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JUnit Testing

 
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Anyone knows what is JUnit Testing and what should write after we create the JUnit testing?
 
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Please do take some efforts to CarefullyChooseOneForum.
Moving to a more appropriate forum
 
Maneesh Godbole
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wong chang kit wrote:Anyone knows what is JUnit Testing and what should write after we create the JUnit testing?


A google for JUnit example gave me http://www.vogella.com/articles/JUnit/article.html and many more.
 
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So I have been using Junit 4 for a long time, and have used various mocking frameworks, and default to Mockito these days because of it's ease of use, and limited code that needs to get written in order to create mock objects. I have in the past looked at TestNG, but it has been so long that I can't really recall the benefits that it has. Because Junit has been able to do a good job of what I'm looking for in tests, I haven't explored alternatives in quite a while - but I realize that the downside to that is that I may be putting in more time or effort then I need to in creating tests, checking for code coverage, etc.

As an expert in TestNG, what are the most important benefits you see of using TestNG, and why have you chosen it over Junit?

Thanks
David Sachdev
 
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Hi David,

the main point to remember is, that JUnit was born with unit tests in mind, while TestNG from the very beginning aimed at different types of tests. This makes JUnit good enough for unit tests, but less appropriate for integration and end-to-end tests (which does not mean you can't use it there!).

In my opinion there are numerous benefits you gain when moving from JUnit to TestNG, however I do not think there is any killer feature that would make your coding 50% more effective!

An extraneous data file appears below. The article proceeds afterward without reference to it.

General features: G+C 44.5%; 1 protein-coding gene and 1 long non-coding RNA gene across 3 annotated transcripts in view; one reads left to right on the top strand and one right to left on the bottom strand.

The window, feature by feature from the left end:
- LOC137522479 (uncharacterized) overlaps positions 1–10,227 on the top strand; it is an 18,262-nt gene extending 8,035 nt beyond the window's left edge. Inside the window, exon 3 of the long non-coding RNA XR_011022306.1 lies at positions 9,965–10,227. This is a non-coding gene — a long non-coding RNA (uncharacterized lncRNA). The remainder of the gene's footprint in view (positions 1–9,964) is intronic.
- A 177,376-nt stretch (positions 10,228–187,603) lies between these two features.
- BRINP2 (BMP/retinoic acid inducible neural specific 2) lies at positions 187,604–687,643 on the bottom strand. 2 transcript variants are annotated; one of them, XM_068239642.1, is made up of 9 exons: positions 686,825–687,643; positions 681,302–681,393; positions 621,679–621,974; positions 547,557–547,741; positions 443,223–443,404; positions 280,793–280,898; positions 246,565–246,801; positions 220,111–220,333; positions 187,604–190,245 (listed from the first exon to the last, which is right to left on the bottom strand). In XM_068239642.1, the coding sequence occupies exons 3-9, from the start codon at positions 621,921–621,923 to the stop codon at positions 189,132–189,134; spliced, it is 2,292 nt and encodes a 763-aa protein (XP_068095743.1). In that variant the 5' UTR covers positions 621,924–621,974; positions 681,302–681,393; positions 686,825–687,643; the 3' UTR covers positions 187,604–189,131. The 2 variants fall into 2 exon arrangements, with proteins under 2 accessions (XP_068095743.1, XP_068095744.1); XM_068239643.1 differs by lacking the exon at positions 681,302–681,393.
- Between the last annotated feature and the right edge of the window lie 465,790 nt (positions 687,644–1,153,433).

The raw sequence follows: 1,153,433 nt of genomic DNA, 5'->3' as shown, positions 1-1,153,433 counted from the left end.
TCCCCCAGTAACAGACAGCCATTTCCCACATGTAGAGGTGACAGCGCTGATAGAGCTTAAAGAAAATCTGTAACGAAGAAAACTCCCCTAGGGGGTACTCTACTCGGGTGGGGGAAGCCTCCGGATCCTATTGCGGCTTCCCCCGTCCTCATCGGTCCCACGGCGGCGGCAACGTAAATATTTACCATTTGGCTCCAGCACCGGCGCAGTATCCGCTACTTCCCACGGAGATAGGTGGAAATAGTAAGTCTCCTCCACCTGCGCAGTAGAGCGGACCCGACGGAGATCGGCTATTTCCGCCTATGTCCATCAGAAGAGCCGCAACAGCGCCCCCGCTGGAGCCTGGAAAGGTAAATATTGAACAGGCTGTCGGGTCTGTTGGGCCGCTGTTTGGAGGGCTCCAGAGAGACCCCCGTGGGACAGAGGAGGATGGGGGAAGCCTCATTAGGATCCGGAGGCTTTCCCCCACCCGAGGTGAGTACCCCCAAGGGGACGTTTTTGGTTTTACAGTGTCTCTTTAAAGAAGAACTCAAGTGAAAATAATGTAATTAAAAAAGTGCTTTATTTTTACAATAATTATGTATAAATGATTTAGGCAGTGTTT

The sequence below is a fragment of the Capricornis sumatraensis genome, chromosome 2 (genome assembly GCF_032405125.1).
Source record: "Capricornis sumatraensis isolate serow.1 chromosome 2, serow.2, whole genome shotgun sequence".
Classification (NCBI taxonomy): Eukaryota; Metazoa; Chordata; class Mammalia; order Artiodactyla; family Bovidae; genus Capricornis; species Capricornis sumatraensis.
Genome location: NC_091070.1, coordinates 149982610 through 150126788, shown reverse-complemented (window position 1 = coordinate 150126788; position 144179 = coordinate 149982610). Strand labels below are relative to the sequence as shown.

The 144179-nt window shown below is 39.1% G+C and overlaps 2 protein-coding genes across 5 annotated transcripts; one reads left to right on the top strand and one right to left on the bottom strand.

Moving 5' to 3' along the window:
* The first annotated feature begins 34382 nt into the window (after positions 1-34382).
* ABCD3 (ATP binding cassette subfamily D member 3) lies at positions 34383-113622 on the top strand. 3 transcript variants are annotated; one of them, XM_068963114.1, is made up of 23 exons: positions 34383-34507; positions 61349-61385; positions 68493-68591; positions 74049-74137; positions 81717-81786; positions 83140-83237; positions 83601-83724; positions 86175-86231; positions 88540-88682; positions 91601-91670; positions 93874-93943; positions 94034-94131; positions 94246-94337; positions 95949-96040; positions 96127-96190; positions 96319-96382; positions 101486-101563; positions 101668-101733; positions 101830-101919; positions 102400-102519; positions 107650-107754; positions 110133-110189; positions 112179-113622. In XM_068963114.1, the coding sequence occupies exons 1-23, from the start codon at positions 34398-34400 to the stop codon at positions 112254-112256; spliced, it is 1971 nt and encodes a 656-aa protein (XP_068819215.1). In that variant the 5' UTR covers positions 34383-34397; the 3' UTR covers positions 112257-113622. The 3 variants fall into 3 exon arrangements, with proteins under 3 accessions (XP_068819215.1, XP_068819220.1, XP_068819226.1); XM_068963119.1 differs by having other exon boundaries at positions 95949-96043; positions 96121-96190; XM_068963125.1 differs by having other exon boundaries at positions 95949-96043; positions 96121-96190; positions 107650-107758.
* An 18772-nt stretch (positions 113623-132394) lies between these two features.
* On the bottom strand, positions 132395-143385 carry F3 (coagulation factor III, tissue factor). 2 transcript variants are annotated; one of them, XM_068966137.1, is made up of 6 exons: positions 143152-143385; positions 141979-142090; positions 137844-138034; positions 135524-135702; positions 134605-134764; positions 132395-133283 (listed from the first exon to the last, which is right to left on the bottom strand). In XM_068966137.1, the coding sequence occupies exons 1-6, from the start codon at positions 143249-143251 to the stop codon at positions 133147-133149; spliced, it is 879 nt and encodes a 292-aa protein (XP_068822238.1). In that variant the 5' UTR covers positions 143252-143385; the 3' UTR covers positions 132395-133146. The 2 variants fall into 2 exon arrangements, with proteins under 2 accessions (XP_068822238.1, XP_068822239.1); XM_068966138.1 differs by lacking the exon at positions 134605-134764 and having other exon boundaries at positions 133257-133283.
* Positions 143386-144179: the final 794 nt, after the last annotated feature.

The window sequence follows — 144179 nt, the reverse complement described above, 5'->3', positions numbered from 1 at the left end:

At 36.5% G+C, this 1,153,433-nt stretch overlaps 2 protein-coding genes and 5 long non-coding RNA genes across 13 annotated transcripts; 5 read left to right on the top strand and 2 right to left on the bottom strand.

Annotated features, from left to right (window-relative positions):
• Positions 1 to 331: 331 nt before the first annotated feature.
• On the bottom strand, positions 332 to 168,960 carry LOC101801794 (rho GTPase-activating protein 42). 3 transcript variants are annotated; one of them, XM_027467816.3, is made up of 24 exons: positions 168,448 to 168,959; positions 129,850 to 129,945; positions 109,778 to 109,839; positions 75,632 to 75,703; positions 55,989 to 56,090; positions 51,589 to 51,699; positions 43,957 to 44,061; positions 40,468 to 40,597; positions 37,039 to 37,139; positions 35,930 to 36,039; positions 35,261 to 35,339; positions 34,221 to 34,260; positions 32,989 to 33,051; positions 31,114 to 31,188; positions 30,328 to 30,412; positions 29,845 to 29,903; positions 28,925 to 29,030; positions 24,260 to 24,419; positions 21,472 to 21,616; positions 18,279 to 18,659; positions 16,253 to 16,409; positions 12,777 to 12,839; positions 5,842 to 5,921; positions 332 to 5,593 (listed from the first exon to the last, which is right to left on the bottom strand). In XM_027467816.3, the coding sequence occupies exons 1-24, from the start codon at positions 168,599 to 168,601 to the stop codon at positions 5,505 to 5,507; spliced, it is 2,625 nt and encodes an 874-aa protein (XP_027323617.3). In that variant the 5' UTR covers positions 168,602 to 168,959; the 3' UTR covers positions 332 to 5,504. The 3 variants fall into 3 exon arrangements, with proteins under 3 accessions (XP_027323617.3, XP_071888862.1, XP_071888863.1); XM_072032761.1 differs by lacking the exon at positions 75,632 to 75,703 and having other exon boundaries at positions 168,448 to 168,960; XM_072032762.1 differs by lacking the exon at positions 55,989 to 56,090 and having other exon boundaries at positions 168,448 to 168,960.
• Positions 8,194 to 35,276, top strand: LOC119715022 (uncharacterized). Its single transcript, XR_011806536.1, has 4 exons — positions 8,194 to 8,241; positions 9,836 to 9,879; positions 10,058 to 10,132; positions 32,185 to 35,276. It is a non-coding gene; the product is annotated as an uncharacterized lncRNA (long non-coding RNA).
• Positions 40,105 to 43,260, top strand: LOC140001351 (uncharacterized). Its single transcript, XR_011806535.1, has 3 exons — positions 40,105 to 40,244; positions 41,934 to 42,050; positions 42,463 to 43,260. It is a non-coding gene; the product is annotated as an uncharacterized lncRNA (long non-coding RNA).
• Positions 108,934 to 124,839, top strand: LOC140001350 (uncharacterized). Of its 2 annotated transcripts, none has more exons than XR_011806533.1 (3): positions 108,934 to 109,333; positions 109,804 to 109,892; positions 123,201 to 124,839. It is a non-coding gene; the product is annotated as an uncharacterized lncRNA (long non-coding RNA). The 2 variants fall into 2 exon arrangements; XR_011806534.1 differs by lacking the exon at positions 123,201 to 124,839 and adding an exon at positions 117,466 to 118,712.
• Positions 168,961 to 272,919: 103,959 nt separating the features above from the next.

Some time ago I created a presentation which compares JUnit and TestNG, but let me mention few TestNG features here:

* decent parametrized tests,
* some support for concurrency,
* dependencies between tests ,
* test groups,
* very simple to customize its output with custom listeners and reporters,
* other (more advanced) things like factories, methods interceptors or annotations transformers.

Some of the above features really shine outside the realm of unit tests, while some (e.g. parametrized tests or concurrency support) can be also used there. There is no single feature I would point out to, but rather when gathered together they give significantly more power to your hands.

Also, if you look at the development of both projects, you will see a constant improvements and releases of TestNG which contrasts with a rather stagnant JUnit.

P.S. To be honest I have to admit, that some of TestNG features are available as extensions to JUnit, for example parametrized tests.
 
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In all fairness, JUnit 4 has parameterized tests built in. The extension makes them more readable/explicit/flexible.
 
Tomek Kaczanowski
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Jeanne,

true, JUnit 4 has parametrized tests but they are awkward to use (constructor-based), and from my experience they are rarely used. I pointed to JUnit Params, as it offers parametrized tests done right.
 
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